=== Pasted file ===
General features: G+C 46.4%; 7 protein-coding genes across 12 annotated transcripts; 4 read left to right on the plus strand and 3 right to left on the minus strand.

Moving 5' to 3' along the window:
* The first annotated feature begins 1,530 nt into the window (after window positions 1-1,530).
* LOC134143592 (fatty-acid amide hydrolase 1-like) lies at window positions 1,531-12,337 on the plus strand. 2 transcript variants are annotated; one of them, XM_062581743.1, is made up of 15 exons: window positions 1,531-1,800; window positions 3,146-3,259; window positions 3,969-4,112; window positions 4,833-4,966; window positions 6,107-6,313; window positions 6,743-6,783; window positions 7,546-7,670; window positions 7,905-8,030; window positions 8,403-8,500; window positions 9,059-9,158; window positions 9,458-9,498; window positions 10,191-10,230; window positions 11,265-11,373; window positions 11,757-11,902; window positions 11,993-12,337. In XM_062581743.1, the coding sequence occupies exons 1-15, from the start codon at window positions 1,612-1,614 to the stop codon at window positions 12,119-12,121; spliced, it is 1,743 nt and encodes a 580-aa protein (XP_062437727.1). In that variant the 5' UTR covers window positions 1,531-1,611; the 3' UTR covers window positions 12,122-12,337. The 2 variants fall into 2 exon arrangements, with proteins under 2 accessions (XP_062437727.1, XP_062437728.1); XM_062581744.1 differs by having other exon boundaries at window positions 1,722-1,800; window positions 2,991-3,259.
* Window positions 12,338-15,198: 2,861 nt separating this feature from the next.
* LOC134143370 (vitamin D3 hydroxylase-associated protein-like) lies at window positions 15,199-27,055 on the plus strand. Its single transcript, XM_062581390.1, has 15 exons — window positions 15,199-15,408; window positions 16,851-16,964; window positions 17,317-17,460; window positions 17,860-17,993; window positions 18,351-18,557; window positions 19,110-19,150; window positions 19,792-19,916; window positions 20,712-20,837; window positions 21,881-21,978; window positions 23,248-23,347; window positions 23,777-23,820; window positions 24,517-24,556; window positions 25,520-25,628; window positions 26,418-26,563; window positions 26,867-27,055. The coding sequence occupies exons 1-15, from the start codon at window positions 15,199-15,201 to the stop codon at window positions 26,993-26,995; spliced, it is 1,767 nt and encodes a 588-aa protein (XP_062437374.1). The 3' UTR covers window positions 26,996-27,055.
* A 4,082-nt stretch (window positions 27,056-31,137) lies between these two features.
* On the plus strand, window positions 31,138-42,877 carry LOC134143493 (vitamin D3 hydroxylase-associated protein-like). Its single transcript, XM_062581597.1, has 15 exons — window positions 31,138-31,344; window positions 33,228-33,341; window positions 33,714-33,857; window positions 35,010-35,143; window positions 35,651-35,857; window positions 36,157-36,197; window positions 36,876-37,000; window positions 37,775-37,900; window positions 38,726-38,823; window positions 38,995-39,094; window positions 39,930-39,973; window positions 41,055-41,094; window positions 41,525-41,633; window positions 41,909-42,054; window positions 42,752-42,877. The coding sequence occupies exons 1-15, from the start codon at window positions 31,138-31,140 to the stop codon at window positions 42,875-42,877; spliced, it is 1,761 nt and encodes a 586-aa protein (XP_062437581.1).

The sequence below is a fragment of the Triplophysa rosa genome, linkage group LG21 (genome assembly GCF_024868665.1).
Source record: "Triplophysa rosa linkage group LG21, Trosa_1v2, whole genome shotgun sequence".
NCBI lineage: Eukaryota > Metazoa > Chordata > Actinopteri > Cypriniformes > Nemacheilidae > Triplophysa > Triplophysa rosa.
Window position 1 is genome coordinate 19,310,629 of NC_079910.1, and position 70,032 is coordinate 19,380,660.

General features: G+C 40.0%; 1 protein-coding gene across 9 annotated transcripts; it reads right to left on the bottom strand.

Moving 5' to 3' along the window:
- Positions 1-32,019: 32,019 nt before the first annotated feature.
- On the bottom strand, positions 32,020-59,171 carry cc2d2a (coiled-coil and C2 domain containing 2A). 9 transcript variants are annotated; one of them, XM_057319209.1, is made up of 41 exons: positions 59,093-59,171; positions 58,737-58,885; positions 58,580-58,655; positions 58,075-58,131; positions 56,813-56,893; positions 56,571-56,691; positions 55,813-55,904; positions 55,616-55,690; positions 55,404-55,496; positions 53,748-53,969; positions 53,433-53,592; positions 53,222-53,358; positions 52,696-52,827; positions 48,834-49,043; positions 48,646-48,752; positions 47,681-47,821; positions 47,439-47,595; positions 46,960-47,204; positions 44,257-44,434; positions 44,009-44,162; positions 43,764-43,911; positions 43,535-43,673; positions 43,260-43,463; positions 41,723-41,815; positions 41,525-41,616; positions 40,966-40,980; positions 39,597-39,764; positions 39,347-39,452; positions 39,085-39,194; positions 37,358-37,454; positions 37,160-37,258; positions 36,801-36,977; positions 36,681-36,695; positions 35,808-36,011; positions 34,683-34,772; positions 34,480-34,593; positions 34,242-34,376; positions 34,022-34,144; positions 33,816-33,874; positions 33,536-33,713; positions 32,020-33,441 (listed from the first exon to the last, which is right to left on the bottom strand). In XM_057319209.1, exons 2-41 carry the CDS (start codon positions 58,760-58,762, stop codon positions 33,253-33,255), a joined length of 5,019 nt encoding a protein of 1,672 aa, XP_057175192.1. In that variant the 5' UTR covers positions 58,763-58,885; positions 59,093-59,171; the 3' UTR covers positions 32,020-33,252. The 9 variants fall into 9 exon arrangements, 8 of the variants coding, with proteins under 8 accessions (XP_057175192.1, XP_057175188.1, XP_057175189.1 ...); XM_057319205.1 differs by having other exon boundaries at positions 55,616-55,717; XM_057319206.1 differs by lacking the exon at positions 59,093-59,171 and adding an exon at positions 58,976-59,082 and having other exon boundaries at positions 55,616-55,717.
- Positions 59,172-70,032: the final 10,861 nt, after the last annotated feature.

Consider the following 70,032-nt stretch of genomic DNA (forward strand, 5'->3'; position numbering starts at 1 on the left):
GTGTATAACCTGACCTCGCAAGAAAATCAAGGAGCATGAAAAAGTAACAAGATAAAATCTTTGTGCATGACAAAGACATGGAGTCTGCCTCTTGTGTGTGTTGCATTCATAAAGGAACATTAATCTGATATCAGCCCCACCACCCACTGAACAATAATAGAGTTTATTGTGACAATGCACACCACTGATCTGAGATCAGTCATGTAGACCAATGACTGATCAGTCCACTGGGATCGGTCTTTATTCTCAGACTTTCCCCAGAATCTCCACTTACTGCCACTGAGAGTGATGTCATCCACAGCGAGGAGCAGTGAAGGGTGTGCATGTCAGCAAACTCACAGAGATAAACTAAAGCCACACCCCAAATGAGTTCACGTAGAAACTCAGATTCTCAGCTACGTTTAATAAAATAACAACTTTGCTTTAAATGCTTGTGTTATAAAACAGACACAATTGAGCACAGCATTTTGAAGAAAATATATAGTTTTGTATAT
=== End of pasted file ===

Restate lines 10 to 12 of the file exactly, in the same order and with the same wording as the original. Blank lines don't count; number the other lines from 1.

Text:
Source record: "Triplophysa rosa linkage group LG21, Trosa_1v2, whole genome shotgun sequence".
NCBI lineage: Eukaryota > Metazoa > Chordata > Actinopteri > Cypriniformes > Nemacheilidae > Triplophysa > Triplophysa rosa.
Window position 1 is genome coordinate 19,310,629 of NC_079910.1, and position 70,032 is coordinate 19,380,660.